As a result the Chiefs, who signed Bailey to a four-year, $25 million contract last season, expect the 26-year-old to anchor the edge of their defensive line for years to come.

“The more he’s played, the better he’s got,” said Chiefs defensive coordinator Bob Sutton. “The arrow’s really pointing up on him.”

Bailey’s acquisition also offsets missing on Jackson, who was drafted to play the same position as Bailey, two years earlier. (Jackson now plays for the Falcons, where Pioli is the assistant GM.)

Pioli’s best move may have been his final first-round pick as a Chiefs executive when he drafted nose tackle Dontari Poe with the 11th overall choice in the 2012 NFL Draft.

Poe may be the best nose in the NFL. He’s that good.

Poe crushed it at the 2012 Combine, running the 40 in 4.98 seconds despite being the fifth heaviest defensive lineman to weigh in at the Combine since 2000. He also bench pressed 44 reps of 225 pounds.

Despite those eye-popping numbers, Poe was considered a workout wonder, and the pick was deemed a question mark. His play on the field at Memphis came nowhere close to reflecting those physical gifts. He had just five sacks over three years, including one as a senior, while playing against weak competition in Conference USA.

Pundits thought that indicated a lack of motor and of real football talent.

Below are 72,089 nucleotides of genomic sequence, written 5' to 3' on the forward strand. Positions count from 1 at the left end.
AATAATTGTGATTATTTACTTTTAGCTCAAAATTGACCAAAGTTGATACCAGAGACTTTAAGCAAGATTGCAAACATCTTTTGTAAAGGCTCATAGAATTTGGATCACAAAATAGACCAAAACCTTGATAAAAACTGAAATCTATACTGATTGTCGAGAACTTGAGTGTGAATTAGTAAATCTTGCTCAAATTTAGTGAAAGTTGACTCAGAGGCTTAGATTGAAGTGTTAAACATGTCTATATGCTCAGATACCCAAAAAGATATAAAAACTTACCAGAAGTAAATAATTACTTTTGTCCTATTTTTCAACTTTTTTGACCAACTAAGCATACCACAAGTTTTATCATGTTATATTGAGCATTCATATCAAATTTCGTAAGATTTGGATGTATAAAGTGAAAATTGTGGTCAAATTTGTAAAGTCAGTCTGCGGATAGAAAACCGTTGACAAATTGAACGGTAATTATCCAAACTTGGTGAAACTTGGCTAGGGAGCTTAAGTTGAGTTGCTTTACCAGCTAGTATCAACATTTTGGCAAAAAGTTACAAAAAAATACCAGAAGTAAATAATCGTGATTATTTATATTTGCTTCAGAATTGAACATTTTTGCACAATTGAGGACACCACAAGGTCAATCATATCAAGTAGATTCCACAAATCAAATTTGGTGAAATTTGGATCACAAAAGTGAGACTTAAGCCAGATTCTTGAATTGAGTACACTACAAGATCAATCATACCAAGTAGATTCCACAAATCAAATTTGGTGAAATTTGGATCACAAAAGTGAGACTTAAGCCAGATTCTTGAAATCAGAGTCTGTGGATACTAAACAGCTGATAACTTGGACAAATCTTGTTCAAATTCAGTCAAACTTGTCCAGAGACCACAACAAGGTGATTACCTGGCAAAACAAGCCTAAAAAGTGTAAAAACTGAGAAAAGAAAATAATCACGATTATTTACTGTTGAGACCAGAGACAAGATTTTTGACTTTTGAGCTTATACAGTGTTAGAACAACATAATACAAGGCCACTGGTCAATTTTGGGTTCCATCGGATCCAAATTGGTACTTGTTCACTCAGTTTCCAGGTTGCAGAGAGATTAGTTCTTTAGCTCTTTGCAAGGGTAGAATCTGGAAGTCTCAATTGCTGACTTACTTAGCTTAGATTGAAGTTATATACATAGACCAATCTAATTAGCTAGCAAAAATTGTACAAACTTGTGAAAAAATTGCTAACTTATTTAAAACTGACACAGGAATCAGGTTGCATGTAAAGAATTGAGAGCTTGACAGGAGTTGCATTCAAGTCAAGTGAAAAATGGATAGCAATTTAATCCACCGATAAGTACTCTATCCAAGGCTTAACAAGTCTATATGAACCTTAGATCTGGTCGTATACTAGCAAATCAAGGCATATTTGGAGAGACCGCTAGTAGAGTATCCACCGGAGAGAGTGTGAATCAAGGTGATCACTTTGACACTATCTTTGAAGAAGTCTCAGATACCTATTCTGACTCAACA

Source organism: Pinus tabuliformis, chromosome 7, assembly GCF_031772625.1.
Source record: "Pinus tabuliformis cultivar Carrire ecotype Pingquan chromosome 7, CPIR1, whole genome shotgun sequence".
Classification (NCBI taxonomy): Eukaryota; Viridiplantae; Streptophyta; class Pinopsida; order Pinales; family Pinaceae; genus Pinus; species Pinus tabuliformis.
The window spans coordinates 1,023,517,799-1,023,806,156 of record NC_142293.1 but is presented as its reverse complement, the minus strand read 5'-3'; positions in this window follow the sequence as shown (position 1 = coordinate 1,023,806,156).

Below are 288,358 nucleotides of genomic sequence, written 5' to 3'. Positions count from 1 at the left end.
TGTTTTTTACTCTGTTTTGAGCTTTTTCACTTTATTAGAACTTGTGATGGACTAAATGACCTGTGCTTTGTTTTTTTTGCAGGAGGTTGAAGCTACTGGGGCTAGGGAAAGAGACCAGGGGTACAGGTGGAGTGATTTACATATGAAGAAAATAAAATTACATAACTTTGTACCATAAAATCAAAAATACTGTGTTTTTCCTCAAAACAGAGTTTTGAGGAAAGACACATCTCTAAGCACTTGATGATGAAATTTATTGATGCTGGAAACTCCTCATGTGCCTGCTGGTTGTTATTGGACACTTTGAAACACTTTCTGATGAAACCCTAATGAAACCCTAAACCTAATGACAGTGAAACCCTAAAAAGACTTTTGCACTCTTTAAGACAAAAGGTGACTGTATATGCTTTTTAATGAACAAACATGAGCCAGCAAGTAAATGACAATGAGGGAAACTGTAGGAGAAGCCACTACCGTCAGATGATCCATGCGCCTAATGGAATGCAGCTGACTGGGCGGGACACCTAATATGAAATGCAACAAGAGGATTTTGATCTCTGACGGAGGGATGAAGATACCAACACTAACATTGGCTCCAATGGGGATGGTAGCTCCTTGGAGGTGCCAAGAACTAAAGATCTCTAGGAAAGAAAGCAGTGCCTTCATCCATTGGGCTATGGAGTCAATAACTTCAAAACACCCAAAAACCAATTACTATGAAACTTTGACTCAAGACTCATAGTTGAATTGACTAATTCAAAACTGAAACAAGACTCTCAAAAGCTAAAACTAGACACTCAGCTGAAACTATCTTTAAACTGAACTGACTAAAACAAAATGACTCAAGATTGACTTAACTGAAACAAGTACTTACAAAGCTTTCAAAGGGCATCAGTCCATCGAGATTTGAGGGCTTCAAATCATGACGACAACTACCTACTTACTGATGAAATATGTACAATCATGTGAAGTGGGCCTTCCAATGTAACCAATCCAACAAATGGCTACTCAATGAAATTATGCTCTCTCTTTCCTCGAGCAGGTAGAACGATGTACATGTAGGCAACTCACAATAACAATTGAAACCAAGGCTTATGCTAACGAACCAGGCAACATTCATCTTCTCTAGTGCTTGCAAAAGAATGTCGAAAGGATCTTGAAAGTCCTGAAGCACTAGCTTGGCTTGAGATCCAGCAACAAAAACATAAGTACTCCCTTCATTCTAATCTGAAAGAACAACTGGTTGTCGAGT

Pioli, however, rolled the dice and ended up with a player that not only has a motor, but it’s revved for nearly every play.

Heading into Week 14 of the 2013 season, for example, Poe was in the lineup for 95 percent of Kansas City’s defensive plays, which amounted to 804 snaps and was 85 more than any other NFL defensive tackle.

“It’s a great luxury because very seldom do you have a man as big as he that doesn’t come out,” Sutton said. “He’s a very talented guy.”

Indeed Poe plays so many downs because of his versatility — not just because of his stamina. The mammoth space eater is stout against interior running plays but has chased down screen passes near the sideline.

On obvious passing downs, the 346-pounder can collapse the pocket. The three-time Pro Bowler has 10.5 sacks the last two seasons.

The acquisitions of Poe, Bailey and Houston show that while the Chiefs organization may be in better shape with Reid and John Dorsey running the show, some of Pioli’s moves helped mold the Chiefs defense into one of the league’s best.